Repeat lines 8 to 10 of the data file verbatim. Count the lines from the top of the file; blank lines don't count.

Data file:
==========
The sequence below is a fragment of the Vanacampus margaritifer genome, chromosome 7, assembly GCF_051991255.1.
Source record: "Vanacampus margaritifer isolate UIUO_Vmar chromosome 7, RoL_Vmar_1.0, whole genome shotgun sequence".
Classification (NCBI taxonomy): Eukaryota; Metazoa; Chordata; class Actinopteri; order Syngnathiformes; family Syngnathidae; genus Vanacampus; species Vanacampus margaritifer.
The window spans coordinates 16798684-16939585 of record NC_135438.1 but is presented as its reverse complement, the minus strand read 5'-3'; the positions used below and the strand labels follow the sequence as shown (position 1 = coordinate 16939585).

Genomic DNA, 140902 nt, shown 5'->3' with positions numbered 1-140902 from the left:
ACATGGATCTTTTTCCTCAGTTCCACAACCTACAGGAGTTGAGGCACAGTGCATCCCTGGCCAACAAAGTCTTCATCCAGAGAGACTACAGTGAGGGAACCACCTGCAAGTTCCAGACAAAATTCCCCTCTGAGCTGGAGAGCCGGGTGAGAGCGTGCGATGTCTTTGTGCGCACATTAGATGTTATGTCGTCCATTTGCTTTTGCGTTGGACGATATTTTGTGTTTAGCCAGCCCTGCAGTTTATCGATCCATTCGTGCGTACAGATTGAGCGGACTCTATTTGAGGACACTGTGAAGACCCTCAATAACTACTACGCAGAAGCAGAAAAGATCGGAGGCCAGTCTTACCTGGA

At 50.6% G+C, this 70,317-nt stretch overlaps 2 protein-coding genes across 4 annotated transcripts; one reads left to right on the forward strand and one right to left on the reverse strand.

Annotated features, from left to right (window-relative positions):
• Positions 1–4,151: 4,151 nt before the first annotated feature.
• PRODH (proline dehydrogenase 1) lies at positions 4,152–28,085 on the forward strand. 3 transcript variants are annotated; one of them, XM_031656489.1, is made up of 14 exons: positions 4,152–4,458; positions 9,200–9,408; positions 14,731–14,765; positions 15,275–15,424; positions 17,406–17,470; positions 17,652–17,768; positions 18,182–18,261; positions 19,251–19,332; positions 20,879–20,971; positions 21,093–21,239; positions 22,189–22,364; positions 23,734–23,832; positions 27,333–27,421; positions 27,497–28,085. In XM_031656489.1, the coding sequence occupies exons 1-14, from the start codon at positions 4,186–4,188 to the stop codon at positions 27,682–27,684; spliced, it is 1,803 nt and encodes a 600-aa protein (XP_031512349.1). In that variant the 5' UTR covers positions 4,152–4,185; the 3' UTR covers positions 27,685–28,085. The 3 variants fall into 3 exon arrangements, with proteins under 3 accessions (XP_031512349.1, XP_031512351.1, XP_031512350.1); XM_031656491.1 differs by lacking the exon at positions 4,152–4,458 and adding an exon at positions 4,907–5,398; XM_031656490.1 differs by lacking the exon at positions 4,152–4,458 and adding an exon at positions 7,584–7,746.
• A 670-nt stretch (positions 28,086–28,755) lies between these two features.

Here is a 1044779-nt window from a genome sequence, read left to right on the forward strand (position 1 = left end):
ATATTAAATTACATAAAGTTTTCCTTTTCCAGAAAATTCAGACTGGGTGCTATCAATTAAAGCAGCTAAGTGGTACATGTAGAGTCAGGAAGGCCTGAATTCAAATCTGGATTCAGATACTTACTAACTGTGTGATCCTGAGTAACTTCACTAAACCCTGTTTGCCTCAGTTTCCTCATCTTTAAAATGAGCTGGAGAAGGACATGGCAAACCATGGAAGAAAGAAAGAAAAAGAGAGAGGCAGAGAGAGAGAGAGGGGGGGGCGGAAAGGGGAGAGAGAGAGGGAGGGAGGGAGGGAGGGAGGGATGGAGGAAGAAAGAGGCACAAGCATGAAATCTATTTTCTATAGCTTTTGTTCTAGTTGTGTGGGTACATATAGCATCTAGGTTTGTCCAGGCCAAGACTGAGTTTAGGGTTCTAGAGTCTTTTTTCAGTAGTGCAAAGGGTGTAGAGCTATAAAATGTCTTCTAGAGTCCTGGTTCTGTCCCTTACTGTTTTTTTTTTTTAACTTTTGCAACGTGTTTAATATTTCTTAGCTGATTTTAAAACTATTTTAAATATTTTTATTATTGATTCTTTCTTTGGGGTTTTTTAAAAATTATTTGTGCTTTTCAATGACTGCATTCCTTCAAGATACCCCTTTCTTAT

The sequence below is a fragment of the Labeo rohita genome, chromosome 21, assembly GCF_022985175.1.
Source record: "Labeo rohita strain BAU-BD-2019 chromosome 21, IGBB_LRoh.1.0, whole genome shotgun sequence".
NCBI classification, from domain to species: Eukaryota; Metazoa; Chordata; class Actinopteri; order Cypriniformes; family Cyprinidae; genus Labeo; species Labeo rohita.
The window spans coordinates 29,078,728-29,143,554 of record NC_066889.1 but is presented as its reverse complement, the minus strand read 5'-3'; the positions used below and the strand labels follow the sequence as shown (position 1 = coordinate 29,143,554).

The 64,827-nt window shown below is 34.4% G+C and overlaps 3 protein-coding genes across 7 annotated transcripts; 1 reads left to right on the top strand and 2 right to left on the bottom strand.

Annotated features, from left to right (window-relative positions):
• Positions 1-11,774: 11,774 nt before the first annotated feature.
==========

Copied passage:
Annotated features, from left to right (window-relative positions):
• Positions 1–4,151: 4,151 nt before the first annotated feature.
• PRODH (proline dehydrogenase 1) lies at positions 4,152–28,085 on the forward strand. 3 transcript variants are annotated; one of them, XM_031656489.1, is made up of 14 exons: positions 4,152–4,458; positions 9,200–9,408; positions 14,731–14,765; positions 15,275–15,424; positions 17,406–17,470; positions 17,652–17,768; positions 18,182–18,261; positions 19,251–19,332; positions 20,879–20,971; positions 21,093–21,239; positions 22,189–22,364; positions 23,734–23,832; positions 27,333–27,421; positions 27,497–28,085. In XM_031656489.1, the coding sequence occupies exons 1-14, from the start codon at positions 4,186–4,188 to the stop codon at positions 27,682–27,684; spliced, it is 1,803 nt and encodes a 600-aa protein (XP_031512349.1). In that variant the 5' UTR covers positions 4,152–4,185; the 3' UTR covers positions 27,685–28,085. The 3 variants fall into 3 exon arrangements, with proteins under 3 accessions (XP_031512349.1, XP_031512351.1, XP_031512350.1); XM_031656491.1 differs by lacking the exon at positions 4,152–4,458 and adding an exon at positions 4,907–5,398; XM_031656490.1 differs by lacking the exon at positions 4,152–4,458 and adding an exon at positions 7,584–7,746.